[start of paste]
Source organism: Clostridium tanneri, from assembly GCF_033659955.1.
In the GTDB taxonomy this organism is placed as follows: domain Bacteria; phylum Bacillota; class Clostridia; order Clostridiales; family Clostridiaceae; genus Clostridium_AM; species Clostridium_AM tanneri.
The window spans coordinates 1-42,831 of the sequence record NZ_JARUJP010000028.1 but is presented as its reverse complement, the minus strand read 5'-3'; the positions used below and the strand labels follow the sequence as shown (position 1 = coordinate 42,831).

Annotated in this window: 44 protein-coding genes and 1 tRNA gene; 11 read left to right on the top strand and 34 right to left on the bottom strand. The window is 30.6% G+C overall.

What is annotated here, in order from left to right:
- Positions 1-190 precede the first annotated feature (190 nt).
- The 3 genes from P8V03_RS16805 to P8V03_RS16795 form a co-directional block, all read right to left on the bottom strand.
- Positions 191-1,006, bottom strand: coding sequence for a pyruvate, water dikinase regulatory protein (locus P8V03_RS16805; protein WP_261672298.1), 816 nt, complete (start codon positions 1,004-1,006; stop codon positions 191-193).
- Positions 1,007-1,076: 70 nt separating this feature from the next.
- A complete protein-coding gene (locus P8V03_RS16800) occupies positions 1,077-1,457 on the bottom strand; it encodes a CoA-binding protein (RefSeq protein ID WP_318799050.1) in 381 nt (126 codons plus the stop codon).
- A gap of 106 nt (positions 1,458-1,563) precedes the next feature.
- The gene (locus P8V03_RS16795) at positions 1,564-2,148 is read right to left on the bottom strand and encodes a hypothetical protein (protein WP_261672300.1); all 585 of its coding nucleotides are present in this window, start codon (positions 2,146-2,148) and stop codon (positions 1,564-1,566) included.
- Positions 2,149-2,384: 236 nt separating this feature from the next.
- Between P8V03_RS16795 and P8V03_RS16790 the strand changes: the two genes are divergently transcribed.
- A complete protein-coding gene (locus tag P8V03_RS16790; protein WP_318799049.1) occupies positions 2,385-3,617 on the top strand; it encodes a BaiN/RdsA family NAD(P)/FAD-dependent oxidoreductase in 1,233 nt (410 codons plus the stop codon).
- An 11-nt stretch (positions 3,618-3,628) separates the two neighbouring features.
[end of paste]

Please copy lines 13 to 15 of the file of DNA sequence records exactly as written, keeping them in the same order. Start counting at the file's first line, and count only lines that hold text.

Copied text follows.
- Positions 2,149-2,384: 236 nt separating this feature from the next.
- Between P8V03_RS16795 and P8V03_RS16790 the strand changes: the two genes are divergently transcribed.
- A complete protein-coding gene (locus tag P8V03_RS16790; protein WP_318799049.1) occupies positions 2,385-3,617 on the top strand; it encodes a BaiN/RdsA family NAD(P)/FAD-dependent oxidoreductase in 1,233 nt (410 codons plus the stop codon).